You remember Wil, right? I’ve been a groupie since BH and I first saw him perform at the

Happy Birthday!

Waverley in Cumberland last year. Well, last night’s performance was a special treat as it was unplugged with a small crowd and a beautiful setting. There was no denying it was a really down home, feel good performance by a great guy and performer. 🙂

AND it was middle daughter’s birthday, so an extra treat arrived when he performed her favorite song, “Honey Pie,” and dedicated it to her. YAY!

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From the Alberta 2011 Royal Tour – Public Affairs Bureau (Brookes Merritt)

At just 6-years-old, Diamond Marshall has stalwartly endured more than her share of tragedy. Her vivacity inspires not only her father, step-mother and sister, but also her caregivers at the Alberta Children’s Hospital, and the dream-makers at the Children’s Wish Foundation.

On Thursday, Children’s Wish granted this young Calgary girl her wish of meeting a real ‘‘princess’: as the Duke and Duchess of Cambridge arrived in her city, Diamond -who is named after Princess Diana – will present the Duchess a bouquet of flowers.

Diamond’s challenges began long before she was diagnosed with Stage 4 cancer last December, at age 5. When Diamond was just 18-months-old, the life of her mother, Memory, was claimed by the same unforgiving disease.

It’s these devastating experiences that make the realization of Diamond’s wish even more significant.

“We realize she may not have the chance to go to Disneyland where she wants to lunch with Princess Aurora of the fabled story Sleeping Beauty,” Lyall wrote in May, in a letter to the Children’s Wish Foundation.

Dream Come True

“Should the Duke and Duchess of Cambridge just happen to swing by for a little visit, it would go a long way for helping her spirits, her surrounding family and friends. She is in awe of Princess Kate’s fairytale-like story,” he wrote.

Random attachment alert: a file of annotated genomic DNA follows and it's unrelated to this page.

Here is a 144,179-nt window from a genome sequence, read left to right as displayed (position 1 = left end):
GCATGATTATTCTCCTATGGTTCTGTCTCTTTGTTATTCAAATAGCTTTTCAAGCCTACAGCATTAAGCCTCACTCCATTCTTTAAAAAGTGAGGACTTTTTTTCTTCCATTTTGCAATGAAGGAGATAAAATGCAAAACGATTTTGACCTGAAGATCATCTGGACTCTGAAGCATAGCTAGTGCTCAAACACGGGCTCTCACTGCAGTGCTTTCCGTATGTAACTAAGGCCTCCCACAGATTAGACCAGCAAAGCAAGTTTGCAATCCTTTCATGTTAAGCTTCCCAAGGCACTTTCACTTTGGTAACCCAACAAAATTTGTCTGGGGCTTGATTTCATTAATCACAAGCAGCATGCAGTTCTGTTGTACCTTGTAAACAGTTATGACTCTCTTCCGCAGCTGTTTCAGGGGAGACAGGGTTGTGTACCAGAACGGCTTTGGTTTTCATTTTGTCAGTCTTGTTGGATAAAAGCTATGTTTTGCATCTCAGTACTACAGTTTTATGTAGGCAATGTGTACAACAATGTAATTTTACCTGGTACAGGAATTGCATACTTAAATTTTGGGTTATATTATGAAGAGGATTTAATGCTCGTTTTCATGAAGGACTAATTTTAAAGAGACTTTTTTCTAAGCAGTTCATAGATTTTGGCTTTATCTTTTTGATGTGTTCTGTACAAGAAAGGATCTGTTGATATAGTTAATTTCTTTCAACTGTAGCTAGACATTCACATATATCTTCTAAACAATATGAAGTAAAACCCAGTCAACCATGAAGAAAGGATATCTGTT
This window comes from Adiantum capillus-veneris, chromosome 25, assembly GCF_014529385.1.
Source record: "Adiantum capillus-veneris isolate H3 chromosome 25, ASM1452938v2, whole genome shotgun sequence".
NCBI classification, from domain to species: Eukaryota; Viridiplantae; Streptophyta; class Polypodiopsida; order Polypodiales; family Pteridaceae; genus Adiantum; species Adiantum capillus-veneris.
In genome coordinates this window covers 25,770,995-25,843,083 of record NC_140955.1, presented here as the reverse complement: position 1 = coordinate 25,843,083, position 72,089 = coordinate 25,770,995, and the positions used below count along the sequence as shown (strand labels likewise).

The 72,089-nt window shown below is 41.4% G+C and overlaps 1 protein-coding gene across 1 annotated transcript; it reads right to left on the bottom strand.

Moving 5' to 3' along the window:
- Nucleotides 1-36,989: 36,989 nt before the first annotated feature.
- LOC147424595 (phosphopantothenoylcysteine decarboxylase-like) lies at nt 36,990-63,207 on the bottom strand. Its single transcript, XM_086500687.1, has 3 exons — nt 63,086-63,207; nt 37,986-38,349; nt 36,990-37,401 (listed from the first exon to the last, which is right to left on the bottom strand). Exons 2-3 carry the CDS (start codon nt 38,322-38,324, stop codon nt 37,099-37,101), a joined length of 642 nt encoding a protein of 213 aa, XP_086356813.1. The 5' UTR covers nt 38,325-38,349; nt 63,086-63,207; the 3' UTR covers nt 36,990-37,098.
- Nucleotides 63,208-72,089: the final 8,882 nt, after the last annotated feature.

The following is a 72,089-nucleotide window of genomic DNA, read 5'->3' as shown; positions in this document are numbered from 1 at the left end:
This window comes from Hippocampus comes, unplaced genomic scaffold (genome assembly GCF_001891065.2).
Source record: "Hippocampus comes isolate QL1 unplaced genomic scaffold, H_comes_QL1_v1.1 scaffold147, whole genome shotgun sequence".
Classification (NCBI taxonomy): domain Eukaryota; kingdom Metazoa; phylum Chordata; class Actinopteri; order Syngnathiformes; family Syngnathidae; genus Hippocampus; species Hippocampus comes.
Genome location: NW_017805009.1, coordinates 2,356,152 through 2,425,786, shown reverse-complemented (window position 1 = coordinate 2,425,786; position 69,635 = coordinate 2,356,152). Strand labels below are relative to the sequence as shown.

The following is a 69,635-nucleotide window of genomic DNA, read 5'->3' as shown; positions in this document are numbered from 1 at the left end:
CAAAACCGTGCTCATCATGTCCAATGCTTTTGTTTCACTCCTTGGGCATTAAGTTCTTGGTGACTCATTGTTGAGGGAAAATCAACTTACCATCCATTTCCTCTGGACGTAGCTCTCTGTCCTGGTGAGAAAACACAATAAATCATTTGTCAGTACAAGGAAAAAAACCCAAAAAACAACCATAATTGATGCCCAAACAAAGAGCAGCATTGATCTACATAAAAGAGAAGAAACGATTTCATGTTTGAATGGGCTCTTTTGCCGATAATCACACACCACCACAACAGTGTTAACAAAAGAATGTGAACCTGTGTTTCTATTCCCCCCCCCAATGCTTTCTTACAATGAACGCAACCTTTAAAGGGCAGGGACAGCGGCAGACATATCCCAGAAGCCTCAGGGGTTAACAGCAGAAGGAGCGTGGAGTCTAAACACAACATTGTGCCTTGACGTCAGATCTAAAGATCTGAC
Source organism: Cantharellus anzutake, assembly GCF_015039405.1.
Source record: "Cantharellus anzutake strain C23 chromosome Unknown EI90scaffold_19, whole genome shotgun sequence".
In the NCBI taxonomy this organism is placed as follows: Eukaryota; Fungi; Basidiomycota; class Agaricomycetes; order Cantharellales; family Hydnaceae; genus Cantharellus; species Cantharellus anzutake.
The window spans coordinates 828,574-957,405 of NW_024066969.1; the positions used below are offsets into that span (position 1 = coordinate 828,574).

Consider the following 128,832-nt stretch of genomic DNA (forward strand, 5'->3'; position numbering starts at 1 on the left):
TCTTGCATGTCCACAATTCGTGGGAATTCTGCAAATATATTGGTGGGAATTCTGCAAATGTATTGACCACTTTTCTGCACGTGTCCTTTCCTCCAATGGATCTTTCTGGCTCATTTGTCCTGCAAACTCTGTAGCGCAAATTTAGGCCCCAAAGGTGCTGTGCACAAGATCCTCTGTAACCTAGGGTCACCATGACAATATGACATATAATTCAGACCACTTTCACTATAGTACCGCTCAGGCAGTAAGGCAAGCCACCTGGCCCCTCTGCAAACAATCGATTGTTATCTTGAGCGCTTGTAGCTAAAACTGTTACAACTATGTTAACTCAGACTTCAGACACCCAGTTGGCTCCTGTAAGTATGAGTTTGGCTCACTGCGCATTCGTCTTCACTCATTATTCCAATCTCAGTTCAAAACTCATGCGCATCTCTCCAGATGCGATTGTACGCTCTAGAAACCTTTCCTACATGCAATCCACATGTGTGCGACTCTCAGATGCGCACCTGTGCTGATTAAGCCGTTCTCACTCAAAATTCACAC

Diamond also wrote a letter – to the Duchess, from her hospital bed.

“I was named after Princess Diana. My mommy memory is in heaven with her,” she wrote. “I watched you get married from my bed. My favourite princess is Aurora, who is yours? I would really like to meet you. Do you want to meet me too?”

Lyall’s letter tells of the shock, sadness and anger that followed his daughter’s diagnosis of undifferentiated sarcoma last December. He and his wife Danielle had become worried after noticing Diamond’s belly distended. They took her to hospital where an aggressive abdominal tumour was detected, along with several cancerous masses in her lungs.

Before treatment could commence, the tumors began to bleed. Diamond’s life was in immediate danger. She underwent two back-to-back angioplasty surgeries and spent several weeks in hospital recovering, re-learning how to talk, walk and eat all over again.

In the time since, Diamond has returned to school, eager to pick-up a badminton racquet in gym class and show off her favourite outfit – a pink princess dress and cowboy boots. She continues to receive cancer treatment and is scheduled for surgery to have the tumour removed from her abdomen later this summer.

The Children’s Wish Foundation has granted exceptional wishes to more than 17,000 children with life-threatening illnesses since 1984. The AB & NWT Chapter grants 125 wishes a year; granting one wish every three days to a local child.

UPDATE on Diamond…

Further UPDATE